The river of pedestrians on Queen is flowing full force. Some trickle into shops for the 50 per cent off sales, others gush at whatever teen celebrity is dropping by MuchMusic. (The Jonas Brothers are popular, it seems).
Not even stoplights can control the ebb and flow of traffic at some intersections. Many walk armed with a grande concoction, Big Gulp or bubble tea.
They’ll have to pee somewhere. We all have to pee somewhere. And if you’re like me, the timing is going to be inconvenient.
The situation also peeved Councillor Howard Moscoe who ventured into a few Shoppers Drug Marts and got sick of being told to take his bathroom business elsewhere.
“I travelled around to three Shoppers and asked to use their washrooms, and every one of them said they don’t provide washrooms to the public,” explains Moscoe.
Having also received complaints from constituents about a Zellers in Lawrence Square Mall, he decided it was time to ask the Planning and Growth Management Committee to get retail stores to provide public restrooms.
It turns out that, instead of creating a new bylaw, all that’s needed is enforcement of what’s already there.
“The Ontario Building Code does require [stores to] provide washrooms for customers in mercantile premises,” says Moscoe. The problem, he says, is that store owners and managers don’t know this.
The code calls for one washroom in a store up to 3,230 square feet. Over that, up to 6,000 square feet, you’re talking one washroom per sex. In terms of building occupancy assessments, 300 men or 150 women equals one washroom. I guess because men pee faster?
Moscoe wants to focus on the mega-?marts so as not to put an additional burden on mom-and-pop shops.
I figure it’s worth testing his access theory on a shop-?peeing tour of some popular chains, with one adjustment: Moscoe says shops have a right to a “customers only” washroom policy, but I don’t want to buy anything.
When the 20 Astral Media street johns are finally in place next summer, it will cost me $1 for a maximum of 20 minutes in the cubicle of my choice, but frankly, I’d rather buy some gum if I’m forced to pay up.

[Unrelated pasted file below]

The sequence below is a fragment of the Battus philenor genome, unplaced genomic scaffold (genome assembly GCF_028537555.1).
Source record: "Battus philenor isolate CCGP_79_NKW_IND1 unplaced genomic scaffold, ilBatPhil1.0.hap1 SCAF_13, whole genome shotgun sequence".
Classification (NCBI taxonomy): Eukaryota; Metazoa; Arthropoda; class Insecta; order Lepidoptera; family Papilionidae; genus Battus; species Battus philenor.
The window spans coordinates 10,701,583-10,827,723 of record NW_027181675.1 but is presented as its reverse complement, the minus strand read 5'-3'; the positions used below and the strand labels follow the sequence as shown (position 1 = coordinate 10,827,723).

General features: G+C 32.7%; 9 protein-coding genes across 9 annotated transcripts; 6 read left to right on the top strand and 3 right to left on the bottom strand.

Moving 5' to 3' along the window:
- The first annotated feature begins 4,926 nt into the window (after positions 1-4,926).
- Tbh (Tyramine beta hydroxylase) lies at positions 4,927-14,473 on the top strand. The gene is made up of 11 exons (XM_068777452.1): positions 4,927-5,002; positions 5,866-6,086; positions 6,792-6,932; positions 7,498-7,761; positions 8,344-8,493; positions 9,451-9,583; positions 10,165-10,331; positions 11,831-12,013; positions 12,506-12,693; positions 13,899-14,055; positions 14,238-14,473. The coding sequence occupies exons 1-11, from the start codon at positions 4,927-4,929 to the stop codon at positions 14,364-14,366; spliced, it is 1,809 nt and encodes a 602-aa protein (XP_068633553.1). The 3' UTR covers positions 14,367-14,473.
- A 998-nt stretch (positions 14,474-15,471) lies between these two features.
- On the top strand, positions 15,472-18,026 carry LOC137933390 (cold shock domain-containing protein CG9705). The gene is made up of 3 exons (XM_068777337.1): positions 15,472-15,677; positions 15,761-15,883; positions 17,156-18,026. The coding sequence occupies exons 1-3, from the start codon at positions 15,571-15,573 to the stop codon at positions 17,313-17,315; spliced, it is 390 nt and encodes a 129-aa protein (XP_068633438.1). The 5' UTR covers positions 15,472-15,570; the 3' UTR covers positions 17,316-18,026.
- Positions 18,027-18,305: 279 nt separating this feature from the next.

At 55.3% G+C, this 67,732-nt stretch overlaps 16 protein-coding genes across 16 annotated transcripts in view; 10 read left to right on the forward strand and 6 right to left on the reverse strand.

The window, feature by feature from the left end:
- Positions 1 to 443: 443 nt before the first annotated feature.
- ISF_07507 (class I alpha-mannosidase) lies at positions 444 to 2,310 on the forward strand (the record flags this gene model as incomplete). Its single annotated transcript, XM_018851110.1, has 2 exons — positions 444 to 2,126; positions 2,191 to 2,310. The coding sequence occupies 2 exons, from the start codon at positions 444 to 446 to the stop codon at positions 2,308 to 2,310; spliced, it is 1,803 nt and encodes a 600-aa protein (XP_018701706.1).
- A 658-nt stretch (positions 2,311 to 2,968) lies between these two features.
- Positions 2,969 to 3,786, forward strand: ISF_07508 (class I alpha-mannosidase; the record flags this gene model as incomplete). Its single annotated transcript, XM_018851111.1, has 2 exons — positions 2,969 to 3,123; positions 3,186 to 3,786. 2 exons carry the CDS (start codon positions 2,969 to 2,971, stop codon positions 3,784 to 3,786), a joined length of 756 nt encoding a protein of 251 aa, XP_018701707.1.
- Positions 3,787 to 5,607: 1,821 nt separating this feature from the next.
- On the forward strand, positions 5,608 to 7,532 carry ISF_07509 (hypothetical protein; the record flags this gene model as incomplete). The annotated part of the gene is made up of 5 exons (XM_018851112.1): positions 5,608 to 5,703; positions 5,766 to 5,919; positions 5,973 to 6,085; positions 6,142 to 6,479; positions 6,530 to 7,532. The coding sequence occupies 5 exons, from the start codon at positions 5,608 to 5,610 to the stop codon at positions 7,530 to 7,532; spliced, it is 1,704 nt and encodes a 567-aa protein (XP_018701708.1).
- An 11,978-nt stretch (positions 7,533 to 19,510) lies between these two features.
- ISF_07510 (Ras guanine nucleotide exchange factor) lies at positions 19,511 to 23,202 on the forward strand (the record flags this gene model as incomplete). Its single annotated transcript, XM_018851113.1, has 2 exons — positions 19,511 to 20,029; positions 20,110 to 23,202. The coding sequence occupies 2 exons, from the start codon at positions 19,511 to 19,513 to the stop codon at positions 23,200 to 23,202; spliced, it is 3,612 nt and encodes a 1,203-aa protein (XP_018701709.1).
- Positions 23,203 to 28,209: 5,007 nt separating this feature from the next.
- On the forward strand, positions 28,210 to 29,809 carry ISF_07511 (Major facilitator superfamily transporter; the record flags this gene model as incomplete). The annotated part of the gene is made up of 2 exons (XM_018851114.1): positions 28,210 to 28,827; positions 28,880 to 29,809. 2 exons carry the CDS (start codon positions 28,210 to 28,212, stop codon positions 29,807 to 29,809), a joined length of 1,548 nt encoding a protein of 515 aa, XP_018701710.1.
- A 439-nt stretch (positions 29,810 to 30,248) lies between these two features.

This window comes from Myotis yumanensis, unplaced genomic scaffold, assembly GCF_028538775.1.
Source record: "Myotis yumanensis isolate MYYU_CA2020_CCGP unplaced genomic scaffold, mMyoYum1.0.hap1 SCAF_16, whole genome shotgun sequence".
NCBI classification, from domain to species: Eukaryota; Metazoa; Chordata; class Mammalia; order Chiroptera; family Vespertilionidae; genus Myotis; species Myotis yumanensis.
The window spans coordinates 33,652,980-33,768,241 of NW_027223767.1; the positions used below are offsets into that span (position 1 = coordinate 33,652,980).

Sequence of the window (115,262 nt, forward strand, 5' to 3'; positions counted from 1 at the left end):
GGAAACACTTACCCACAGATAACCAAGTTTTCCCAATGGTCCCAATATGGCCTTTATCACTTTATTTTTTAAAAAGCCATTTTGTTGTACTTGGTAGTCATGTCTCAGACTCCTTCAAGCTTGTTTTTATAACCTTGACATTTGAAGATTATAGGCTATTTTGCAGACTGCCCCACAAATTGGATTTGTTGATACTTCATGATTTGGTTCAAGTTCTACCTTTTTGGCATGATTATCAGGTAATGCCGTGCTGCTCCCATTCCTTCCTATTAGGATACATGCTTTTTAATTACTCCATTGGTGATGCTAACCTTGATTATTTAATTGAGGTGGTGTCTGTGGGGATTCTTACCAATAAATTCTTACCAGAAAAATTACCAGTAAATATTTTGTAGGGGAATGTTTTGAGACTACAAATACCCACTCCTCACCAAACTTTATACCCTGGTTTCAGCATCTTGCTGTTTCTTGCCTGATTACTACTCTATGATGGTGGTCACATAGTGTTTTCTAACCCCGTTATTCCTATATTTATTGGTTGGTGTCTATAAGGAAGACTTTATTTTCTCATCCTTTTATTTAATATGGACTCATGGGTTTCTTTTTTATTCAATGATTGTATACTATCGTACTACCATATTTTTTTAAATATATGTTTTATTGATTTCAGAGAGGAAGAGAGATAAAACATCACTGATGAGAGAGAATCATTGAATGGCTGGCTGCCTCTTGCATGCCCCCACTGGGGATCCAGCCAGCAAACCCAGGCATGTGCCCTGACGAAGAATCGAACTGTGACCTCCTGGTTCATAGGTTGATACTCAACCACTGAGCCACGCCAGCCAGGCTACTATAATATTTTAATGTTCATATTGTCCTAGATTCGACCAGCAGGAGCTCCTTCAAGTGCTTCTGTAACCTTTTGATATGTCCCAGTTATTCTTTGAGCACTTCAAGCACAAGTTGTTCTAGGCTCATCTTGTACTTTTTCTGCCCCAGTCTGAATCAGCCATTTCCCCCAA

First stop on my take-?a-?leak Queen tour is the McDonald’s at Church.
I’m being clear that I’ve just wandered in from the street and am not going to order anything. I cue my puppy-dog frowning face. It works! I’m buzzed into the dubious lavatory.Things go downhill from there.
The Pizza Pizza at McCaul rejects my relief request. And when I ask, the clerk says the cheapest thing they sell is a pop. (I don’t argue, but it’s actually the dipping sauce.)
Next up is the John Street coffee corner. While most Starbucks are key-?free-?access havens, this location locks its loo. Worse, eight people are waiting ahead of me. Kitty-corner competitor Second Cup also keeps a key, and wins for most elitist key fob message: “Key is attached to the silver spoon.”
I switch to clothing stores, beginning with the Queen West Gap. Trading on the despair facade that worked so well at McDonald’s, I decide to do a little browsing, then ask an associate for a “favour.” Chalk up another success. Without hesitation the sales associate escorts me through the change room to the public washroom.
Hoping to build momentum, I try the same thing at Club Monaco and the newly erected two-?floor H&M at Spadina. Both turn me down and direct me to the Lettieri café a few doors west. Apparently, Lettieri is getting a lot of referrals, because a big sheet of lined paper hangs on the washroom door warning that the water closets are for patrons only.
I opt to try the McDonald’s across the street instead. It requires a buzz in, but staff do it automatically. Worth noting is that a sign on the washroom says it’s closed after 8 pm. Late-night nature calls, you’re shit out of luck.
Having just opened in recent weeks, the two-?floor Urban Outfitters seems like a good place for a nice, clean washroom – except they don’t have one. They suggest trying hip brother-in-arms American Apparel.
The good news is that I can pee there; the bad news is it’s because my friend is working. She suggests asking another salesperson to get a more typical answer.
Tip: make friends on your most favoured travel routes.With the exception of the Shoppers Drug Mart near Bathurst, washrooms get easier to find as you move away from the shopping core. Starbucks doors are unlocked, and the 7-?Eleven doesn’t even say “Customers only.”
In fact, 7-?Eleven spokesperson Len McGeouch says the chain’s policy is to let people use the restrooms unless they’re tucked in the back past a storeroom.
Keep that in mind when you need to go around Trinity Bellwoods. The location on Queen will let you pee, but the Dundas and Manning one won’t.
Of course, if Moscoe has his way, a few months from now the bladders of Toronto will rejoice.
“In October we’ll hear the public and amend the Property Standards bylaw, then send out inspectors,” he asserts. “We’ll probably give stores six months to comply, then bust the ones that don’t.”